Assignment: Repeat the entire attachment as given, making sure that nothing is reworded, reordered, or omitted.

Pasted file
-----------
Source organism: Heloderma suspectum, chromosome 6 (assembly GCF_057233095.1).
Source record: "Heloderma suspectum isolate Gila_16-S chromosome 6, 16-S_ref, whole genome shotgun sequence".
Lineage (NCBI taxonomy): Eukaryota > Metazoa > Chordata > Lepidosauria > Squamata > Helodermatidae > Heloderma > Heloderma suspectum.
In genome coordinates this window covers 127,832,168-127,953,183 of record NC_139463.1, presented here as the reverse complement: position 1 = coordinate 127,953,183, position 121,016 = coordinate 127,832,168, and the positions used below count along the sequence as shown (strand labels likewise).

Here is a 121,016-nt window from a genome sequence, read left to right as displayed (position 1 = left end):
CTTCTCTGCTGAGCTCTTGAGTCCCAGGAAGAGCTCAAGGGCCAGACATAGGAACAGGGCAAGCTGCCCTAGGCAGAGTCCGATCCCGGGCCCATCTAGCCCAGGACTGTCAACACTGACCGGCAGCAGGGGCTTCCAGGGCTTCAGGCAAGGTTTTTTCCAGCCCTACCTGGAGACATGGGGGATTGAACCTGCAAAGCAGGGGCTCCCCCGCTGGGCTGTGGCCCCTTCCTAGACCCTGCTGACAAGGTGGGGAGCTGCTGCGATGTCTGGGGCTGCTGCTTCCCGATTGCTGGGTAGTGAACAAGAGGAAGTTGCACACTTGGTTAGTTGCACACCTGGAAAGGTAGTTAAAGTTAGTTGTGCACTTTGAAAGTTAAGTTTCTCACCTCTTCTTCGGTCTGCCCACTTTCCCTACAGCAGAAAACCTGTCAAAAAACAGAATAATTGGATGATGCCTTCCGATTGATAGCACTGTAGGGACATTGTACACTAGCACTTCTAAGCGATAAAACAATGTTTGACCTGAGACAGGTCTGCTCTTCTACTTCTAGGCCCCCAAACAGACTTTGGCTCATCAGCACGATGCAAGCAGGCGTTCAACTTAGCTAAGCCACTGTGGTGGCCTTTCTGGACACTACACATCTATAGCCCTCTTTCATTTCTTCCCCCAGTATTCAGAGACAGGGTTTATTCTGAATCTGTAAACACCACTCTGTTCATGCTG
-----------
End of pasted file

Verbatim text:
Source organism: Heloderma suspectum, chromosome 6 (assembly GCF_057233095.1).
Source record: "Heloderma suspectum isolate Gila_16-S chromosome 6, 16-S_ref, whole genome shotgun sequence".
Lineage (NCBI taxonomy): Eukaryota > Metazoa > Chordata > Lepidosauria > Squamata > Helodermatidae > Heloderma > Heloderma suspectum.
In genome coordinates this window covers 127,832,168-127,953,183 of record NC_139463.1, presented here as the reverse complement: position 1 = coordinate 127,953,183, position 121,016 = coordinate 127,832,168, and the positions used below count along the sequence as shown (strand labels likewise).

Here is a 121,016-nt window from a genome sequence, read left to right as displayed (position 1 = left end):
CTTCTCTGCTGAGCTCTTGAGTCCCAGGAAGAGCTCAAGGGCCAGACATAGGAACAGGGCAAGCTGCCCTAGGCAGAGTCCGATCCCGGGCCCATCTAGCCCAGGACTGTCAACACTGACCGGCAGCAGGGGCTTCCAGGGCTTCAGGCAAGGTTTTTTCCAGCCCTACCTGGAGACATGGGGGATTGAACCTGCAAAGCAGGGGCTCCCCCGCTGGGCTGTGGCCCCTTCCTAGACCCTGCTGACAAGGTGGGGAGCTGCTGCGATGTCTGGGGCTGCTGCTTCCCGATTGCTGGGTAGTGAACAAGAGGAAGTTGCACACTTGGTTAGTTGCACACCTGGAAAGGTAGTTAAAGTTAGTTGTGCACTTTGAAAGTTAAGTTTCTCACCTCTTCTTCGGTCTGCCCACTTTCCCTACAGCAGAAAACCTGTCAAAAAACAGAATAATTGGATGATGCCTTCCGATTGATAGCACTGTAGGGACATTGTACACTAGCACTTCTAAGCGATAAAACAATGTTTGACCTGAGACAGGTCTGCTCTTCTACTTCTAGGCCCCCAAACAGACTTTGGCTCATCAGCACGATGCAAGCAGGCGTTCAACTTAGCTAAGCCACTGTGGTGGCCTTTCTGGACACTACACATCTATAGCCCTCTTTCATTTCTTCCCCCAGTATTCAGAGACAGGGTTTATTCTGAATCTGTAAACACCACTCTGTTCATGCTG